On July 31, 2019, Illinois Governor J.B. Pritzker signed a law that prohibits Illinois employers from asking for or considering compensation history when making employment decisions or setting compensation. The new law, which takes effect on September 29, 2019, also ensures that employees can discuss their salary, benefits, or other compensation with colleagues.
The law is aimed at reducing the wage gap between men and women performing similar jobs. In addition to banning salary history inquiries, the new law expands potential claims under the Illinois Equal Pay Act.
Employers may provide salary information offered in relation to a position and engage in discussions with an applicant about his or her salary expectations. Additionally, a job applicant may voluntarily and without prompting disclose his or her current or prior salary history. However, the new law prohibits:
- Screening job applicants based on their current or prior wages or salary histories, including benefits or other compensation;
- Requiring that the wage or salary history of an applicant satisfy minimum or maximum criteria;
- Requesting or requiring a wage or salary history as a condition of employment or to be considered for a job;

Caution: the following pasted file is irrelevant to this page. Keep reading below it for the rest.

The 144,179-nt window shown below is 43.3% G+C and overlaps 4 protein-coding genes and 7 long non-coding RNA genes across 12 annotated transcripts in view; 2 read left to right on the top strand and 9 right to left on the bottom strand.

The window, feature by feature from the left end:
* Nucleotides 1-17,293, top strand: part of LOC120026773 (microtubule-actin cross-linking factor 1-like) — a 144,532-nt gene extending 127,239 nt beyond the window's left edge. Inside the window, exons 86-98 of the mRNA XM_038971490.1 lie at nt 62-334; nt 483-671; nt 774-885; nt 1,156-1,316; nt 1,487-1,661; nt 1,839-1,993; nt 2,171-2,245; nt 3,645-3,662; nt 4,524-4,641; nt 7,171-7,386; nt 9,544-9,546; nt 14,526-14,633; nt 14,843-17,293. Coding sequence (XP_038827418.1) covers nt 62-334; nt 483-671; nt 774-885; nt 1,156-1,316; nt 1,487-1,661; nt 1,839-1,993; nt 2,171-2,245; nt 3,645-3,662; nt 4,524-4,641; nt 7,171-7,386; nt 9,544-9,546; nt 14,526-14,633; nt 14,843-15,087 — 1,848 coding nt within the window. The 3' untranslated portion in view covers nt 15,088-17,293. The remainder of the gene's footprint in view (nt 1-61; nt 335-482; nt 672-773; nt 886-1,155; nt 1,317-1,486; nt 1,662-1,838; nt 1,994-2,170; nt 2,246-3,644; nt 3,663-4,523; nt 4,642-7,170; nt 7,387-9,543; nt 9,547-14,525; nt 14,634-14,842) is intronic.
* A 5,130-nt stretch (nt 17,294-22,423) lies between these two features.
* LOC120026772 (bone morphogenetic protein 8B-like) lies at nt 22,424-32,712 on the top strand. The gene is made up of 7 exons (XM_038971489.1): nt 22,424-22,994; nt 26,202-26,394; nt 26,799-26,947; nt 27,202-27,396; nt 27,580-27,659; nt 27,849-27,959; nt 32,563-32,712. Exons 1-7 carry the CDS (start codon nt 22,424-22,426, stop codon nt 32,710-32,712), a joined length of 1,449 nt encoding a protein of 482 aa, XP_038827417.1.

- Seeking the wage or salary history, including benefits or other compensation, of a job applicant from any current or former employer; and
- Retaliating against someone who fails to comply with any wage or salary history inquiry.
Illinois employers should modify their job applications to remove all questions regarding prior pay and benefits. In addition, recruiting and hiring managers should be informed of this change so at no point in the hiring process they ask about salary history. However, this law does not preclude asking a question such as “What are your salary requirements as you take the next step in your career?”
MRA members can contact our HR Hotline with questions at 866-HR-Hotline (866-474-6854) or email at email@example.com.
Source: Michael Hyatt, Director, HR Government Affairs, MRA – The Management Association; CCH/Wolters Kluwer